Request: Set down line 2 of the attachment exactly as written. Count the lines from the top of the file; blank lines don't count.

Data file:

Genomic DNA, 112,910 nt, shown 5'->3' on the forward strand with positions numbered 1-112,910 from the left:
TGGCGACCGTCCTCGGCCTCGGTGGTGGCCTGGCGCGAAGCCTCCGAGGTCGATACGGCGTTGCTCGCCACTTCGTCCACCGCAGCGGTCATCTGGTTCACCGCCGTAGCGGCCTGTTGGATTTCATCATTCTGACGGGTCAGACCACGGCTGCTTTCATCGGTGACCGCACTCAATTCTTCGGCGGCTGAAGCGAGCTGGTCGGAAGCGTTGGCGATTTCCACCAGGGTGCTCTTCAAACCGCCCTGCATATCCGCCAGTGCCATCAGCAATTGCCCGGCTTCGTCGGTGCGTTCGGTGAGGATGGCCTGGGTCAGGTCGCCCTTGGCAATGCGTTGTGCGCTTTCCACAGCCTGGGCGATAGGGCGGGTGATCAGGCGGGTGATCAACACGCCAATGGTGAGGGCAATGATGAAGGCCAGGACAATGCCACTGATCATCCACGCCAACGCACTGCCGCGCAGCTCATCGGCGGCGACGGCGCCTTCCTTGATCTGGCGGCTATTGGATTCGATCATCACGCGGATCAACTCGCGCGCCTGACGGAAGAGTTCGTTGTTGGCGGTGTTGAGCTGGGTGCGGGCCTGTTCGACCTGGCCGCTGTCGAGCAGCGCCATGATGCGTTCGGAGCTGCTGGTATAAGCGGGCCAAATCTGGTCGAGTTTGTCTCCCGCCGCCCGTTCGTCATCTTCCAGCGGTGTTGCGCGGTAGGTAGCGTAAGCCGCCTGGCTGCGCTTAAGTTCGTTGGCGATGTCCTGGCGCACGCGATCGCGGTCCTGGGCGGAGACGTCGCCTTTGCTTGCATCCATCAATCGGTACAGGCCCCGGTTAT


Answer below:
TGGCGACCGTCCTCGGCCTCGGTGGTGGCCTGGCGCGAAGCCTCCGAGGTCGATACGGCGTTGCTCGCCACTTCGTCCACCGCAGCGGTCATCTGGTTCACCGCCGTAGCGGCCTGTTGGATTTCATCATTCTGACGGGTCAGACCACGGCTGCTTTCATCGGTGACCGCACTCAATTCTTCGGCGGCTGAAGCGAGCTGGTCGGAAGCGTTGGCGATTTCCACCAGGGTGCTCTTCAAACCGCCCTGCATATCCGCCAGTGCCATCAGCAATTGCCCGGCTTCGTCGGTGCGTTCGGTGAGGATGGCCTGGGTCAGGTCGCCCTTGGCAATGCGTTGTGCGCTTTCCACAGCCTGGGCGATAGGGCGGGTGATCAGGCGGGTGATCAACACGCCAATGGTGAGGGCAATGATGAAGGCCAGGACAATGCCACTGATCATCCACGCCAACGCACTGCCGCGCAGCTCATCGGCGGCGACGGCGCCTTCCTTGATCTGGCGGCTATTGGATTCGATCATCACGCGGATCAACTCGCGCGCCTGACGGAAGAGTTCGTTGTTGGCGGTGTTGAGCTGGGTGCGGGCCTGTTCGACCTGGCCGCTGTCGAGCAGCGCCATGATGCGTTCGGAGCTGCTGGTATAAGCGGGCCAAATCTGGTCGAGTTTGTCTCCCGCCGCCCGTTCGTCATCTTCCAGCGGTGTTGCGCGGTAGGTAGCGTAAGCCGCCTGGCTGCGCTTAAGTTCGTTGGCGATGTCCTGGCGCACGCGATCGCGGTCCTGGGCGGAGACGTCGCCTTTGCTTGCATCCATCAATCGGTACAGGCCCCGGTTAT